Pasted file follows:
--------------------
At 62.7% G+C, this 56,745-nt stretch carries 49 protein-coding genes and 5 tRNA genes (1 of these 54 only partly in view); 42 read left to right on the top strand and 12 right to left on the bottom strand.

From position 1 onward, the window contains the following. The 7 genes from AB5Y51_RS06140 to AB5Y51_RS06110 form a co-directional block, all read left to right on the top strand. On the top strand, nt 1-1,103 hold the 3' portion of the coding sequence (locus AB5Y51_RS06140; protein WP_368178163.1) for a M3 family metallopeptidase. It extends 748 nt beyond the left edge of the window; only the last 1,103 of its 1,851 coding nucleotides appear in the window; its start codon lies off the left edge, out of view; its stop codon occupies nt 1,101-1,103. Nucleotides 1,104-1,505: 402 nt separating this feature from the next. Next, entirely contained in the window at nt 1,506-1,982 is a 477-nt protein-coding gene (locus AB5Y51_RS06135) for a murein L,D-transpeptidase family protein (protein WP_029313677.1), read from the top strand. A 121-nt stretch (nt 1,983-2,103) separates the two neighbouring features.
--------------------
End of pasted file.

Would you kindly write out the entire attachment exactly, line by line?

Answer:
At 62.7% G+C, this 56,745-nt stretch carries 49 protein-coding genes and 5 tRNA genes (1 of these 54 only partly in view); 42 read left to right on the top strand and 12 right to left on the bottom strand.

From position 1 onward, the window contains the following. The 7 genes from AB5Y51_RS06140 to AB5Y51_RS06110 form a co-directional block, all read left to right on the top strand. On the top strand, nt 1-1,103 hold the 3' portion of the coding sequence (locus AB5Y51_RS06140; protein WP_368178163.1) for a M3 family metallopeptidase. It extends 748 nt beyond the left edge of the window; only the last 1,103 of its 1,851 coding nucleotides appear in the window; its start codon lies off the left edge, out of view; its stop codon occupies nt 1,101-1,103. Nucleotides 1,104-1,505: 402 nt separating this feature from the next. Next, entirely contained in the window at nt 1,506-1,982 is a 477-nt protein-coding gene (locus AB5Y51_RS06135) for a murein L,D-transpeptidase family protein (protein WP_029313677.1), read from the top strand. A 121-nt stretch (nt 1,983-2,103) separates the two neighbouring features.